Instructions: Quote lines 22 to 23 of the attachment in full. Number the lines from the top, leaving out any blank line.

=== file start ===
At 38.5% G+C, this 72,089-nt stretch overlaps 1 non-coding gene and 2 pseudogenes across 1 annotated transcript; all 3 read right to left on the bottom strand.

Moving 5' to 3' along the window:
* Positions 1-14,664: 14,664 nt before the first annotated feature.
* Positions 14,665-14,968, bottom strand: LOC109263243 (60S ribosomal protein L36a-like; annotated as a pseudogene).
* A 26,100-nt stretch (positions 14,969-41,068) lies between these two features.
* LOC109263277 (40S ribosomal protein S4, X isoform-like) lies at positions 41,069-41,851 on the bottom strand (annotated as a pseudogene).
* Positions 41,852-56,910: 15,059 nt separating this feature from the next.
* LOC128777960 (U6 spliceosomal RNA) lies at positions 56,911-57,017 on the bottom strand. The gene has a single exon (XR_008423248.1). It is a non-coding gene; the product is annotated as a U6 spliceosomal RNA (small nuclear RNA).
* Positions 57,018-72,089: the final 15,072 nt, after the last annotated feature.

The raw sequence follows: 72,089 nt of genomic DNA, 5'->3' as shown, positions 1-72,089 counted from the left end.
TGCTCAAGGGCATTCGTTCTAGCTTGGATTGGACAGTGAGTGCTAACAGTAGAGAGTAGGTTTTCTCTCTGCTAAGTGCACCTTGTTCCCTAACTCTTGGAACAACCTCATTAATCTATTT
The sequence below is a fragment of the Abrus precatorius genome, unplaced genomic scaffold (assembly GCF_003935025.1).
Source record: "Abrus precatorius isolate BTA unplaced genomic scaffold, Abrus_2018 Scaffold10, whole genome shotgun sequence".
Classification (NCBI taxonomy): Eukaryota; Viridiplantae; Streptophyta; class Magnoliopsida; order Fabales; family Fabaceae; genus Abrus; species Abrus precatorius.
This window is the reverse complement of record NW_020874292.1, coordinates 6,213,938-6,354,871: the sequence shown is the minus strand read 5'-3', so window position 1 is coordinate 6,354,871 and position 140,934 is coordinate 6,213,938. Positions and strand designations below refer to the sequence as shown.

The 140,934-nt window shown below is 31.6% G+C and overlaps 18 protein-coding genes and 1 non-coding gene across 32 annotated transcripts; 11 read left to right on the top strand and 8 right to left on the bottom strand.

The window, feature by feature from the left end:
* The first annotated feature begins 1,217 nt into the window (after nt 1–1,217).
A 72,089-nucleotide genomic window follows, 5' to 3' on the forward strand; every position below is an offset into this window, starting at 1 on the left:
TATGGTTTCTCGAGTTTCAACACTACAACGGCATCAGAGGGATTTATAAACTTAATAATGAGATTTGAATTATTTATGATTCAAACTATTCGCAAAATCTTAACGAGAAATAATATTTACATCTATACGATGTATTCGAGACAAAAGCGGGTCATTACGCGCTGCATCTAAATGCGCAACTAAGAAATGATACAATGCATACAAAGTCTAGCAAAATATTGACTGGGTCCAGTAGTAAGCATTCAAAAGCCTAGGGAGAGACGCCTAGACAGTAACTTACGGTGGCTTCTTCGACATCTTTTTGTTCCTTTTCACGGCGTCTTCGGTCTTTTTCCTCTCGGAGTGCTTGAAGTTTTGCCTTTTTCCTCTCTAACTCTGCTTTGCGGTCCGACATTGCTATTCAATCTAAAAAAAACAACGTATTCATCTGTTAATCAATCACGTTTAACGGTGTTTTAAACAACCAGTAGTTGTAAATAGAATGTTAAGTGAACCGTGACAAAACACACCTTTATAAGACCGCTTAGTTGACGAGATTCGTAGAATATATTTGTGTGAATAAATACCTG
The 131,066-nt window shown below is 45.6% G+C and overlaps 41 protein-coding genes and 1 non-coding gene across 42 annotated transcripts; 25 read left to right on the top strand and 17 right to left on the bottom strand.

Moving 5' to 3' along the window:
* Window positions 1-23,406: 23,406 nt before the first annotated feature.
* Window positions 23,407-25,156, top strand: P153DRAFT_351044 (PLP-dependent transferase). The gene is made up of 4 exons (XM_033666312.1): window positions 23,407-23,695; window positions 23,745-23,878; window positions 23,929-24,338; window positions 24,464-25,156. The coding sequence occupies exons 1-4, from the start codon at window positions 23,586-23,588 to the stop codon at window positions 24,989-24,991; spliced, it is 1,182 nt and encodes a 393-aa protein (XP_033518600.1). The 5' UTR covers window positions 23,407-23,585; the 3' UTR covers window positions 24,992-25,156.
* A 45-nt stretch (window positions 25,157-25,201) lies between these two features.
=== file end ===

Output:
Moving 5' to 3' along the window:
* Window positions 1-23,406: 23,406 nt before the first annotated feature.